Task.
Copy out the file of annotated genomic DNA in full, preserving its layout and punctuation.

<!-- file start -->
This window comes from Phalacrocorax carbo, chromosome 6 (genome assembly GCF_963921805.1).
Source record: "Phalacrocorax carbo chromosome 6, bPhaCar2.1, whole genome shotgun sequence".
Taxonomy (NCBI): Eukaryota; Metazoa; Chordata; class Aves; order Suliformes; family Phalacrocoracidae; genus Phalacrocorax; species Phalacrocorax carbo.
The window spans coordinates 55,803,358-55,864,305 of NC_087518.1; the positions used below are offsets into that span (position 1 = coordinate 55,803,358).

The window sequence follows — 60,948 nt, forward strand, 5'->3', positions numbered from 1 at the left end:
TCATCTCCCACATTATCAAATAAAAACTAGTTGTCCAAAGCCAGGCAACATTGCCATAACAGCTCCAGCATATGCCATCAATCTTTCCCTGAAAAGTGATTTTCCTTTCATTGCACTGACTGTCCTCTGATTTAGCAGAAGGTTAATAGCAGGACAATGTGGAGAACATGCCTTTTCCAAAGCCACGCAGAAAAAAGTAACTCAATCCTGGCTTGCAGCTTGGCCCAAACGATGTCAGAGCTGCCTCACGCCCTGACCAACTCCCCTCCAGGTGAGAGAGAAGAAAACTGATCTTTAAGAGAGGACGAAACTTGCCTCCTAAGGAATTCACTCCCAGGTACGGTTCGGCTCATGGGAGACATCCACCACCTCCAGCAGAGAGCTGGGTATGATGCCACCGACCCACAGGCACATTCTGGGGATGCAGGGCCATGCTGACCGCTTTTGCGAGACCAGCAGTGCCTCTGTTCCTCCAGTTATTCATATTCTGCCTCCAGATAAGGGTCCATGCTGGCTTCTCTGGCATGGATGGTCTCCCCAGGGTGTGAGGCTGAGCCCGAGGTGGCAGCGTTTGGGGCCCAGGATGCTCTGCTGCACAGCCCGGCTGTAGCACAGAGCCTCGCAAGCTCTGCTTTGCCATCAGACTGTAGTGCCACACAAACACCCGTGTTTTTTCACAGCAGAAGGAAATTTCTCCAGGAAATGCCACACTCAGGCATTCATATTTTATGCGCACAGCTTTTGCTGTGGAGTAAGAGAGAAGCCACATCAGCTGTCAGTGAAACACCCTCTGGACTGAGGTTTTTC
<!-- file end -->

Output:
This window comes from Phalacrocorax carbo, chromosome 6 (genome assembly GCF_963921805.1).
Source record: "Phalacrocorax carbo chromosome 6, bPhaCar2.1, whole genome shotgun sequence".
Taxonomy (NCBI): Eukaryota; Metazoa; Chordata; class Aves; order Suliformes; family Phalacrocoracidae; genus Phalacrocorax; species Phalacrocorax carbo.
The window spans coordinates 55,803,358-55,864,305 of NC_087518.1; the positions used below are offsets into that span (position 1 = coordinate 55,803,358).

The window sequence follows — 60,948 nt, forward strand, 5'->3', positions numbered from 1 at the left end:
TCATCTCCCACATTATCAAATAAAAACTAGTTGTCCAAAGCCAGGCAACATTGCCATAACAGCTCCAGCATATGCCATCAATCTTTCCCTGAAAAGTGATTTTCCTTTCATTGCACTGACTGTCCTCTGATTTAGCAGAAGGTTAATAGCAGGACAATGTGGAGAACATGCCTTTTCCAAAGCCACGCAGAAAAAAGTAACTCAATCCTGGCTTGCAGCTTGGCCCAAACGATGTCAGAGCTGCCTCACGCCCTGACCAACTCCCCTCCAGGTGAGAGAGAAGAAAACTGATCTTTAAGAGAGGACGAAACTTGCCTCCTAAGGAATTCACTCCCAGGTACGGTTCGGCTCATGGGAGACATCCACCACCTCCAGCAGAGAGCTGGGTATGATGCCACCGACCCACAGGCACATTCTGGGGATGCAGGGCCATGCTGACCGCTTTTGCGAGACCAGCAGTGCCTCTGTTCCTCCAGTTATTCATATTCTGCCTCCAGATAAGGGTCCATGCTGGCTTCTCTGGCATGGATGGTCTCCCCAGGGTGTGAGGCTGAGCCCGAGGTGGCAGCGTTTGGGGCCCAGGATGCTCTGCTGCACAGCCCGGCTGTAGCACAGAGCCTCGCAAGCTCTGCTTTGCCATCAGACTGTAGTGCCACACAAACACCCGTGTTTTTTCACAGCAGAAGGAAATTTCTCCAGGAAATGCCACACTCAGGCATTCATATTTTATGCGCACAGCTTTTGCTGTGGAGTAAGAGAGAAGCCACATCAGCTGTCAGTGAAACACCCTCTGGACTGAGGTTTTTC